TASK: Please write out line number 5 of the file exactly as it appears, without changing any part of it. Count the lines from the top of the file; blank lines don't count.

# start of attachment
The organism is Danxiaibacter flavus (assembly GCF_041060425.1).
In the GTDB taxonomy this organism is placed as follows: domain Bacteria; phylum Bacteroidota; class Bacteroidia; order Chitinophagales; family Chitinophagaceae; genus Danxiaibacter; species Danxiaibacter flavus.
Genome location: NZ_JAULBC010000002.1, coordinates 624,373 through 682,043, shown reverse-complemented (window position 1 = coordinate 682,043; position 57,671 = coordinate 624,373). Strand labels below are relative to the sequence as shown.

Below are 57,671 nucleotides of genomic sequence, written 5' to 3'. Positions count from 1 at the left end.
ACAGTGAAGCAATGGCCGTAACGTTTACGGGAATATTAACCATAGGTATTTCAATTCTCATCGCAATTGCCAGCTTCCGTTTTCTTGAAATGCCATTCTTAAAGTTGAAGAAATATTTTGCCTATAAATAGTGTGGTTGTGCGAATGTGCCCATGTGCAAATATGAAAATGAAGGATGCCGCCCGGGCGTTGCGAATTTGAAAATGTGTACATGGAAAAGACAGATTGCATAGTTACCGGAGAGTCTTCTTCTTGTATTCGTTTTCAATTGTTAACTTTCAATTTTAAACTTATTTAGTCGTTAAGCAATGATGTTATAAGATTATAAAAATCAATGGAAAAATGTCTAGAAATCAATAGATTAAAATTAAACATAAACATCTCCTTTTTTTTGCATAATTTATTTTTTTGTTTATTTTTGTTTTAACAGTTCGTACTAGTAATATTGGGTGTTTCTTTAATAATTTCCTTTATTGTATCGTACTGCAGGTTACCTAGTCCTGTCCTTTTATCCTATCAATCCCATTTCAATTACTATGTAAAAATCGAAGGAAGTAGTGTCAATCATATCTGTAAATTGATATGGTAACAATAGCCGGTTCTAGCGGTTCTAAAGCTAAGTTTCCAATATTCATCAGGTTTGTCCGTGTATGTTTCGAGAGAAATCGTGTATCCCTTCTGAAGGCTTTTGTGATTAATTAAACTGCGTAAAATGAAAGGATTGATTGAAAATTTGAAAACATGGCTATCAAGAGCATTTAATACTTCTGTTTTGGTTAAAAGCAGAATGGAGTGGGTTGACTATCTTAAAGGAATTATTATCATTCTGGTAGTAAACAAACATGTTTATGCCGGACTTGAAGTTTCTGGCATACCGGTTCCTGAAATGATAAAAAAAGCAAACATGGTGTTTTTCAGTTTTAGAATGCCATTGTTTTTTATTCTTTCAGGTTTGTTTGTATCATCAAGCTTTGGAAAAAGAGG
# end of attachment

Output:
ACAGTGAAGCAATGGCCGTAACGTTTACGGGAATATTAACCATAGGTATTTCAATTCTCATCGCAATTGCCAGCTTCCGTTTTCTTGAAATGCCATTCTTAAAGTTGAAGAAATATTTTGCCTATAAATAGTGTGGTTGTGCGAATGTGCCCATGTGCAAATATGAAAATGAAGGATGCCGCCCGGGCGTTGCGAATTTGAAAATGTGTACATGGAAAAGACAGATTGCATAGTTACCGGAGAGTCTTCTTCTTGTATTCGTTTTCAATTGTTAACTTTCAATTTTAAACTTATTTAGTCGTTAAGCAATGATGTTATAAGATTATAAAAATCAATGGAAAAATGTCTAGAAATCAATAGATTAAAATTAAACATAAACATCTCCTTTTTTTTGCATAATTTATTTTTTTGTTTATTTTTGTTTTAACAGTTCGTACTAGTAATATTGGGTGTTTCTTTAATAATTTCCTTTATTGTATCGTACTGCAGGTTACCTAGTCCTGTCCTTTTATCCTATCAATCCCATTTCAATTACTATGTAAAAATCGAAGGAAGTAGTGTCAATCATATCTGTAAATTGATATGGTAACAATAGCCGGTTCTAGCGGTTCTAAAGCTAAGTTTCCAATATTCATCAGGTTTGTCCGTGTATGTTTCGAGAGAAATCGTGTATCCCTTCTGAAGGCTTTTGTGATTAATTAAACTGCGTAAAATGAAAGGATTGATTGAAAATTTGAAAACATGGCTATCAAGAGCATTTAATACTTCTGTTTTGGTTAAAAGCAGAATGGAGTGGGTTGACTATCTTAAAGGAATTATTATCATTCTGGTAGTAAACAAACATGTTTATGCCGGACTTGAAGTTTCTGGCATACCGGTTCCTGAAATGATAAAAAAAGCAAACATGGTGTTTTTCAGTTTTAGAATGCCATTGTTTTTTATTCTTTCAGGTTTGTTTGTATCATCAAGCTTTGGAAAAAGAGG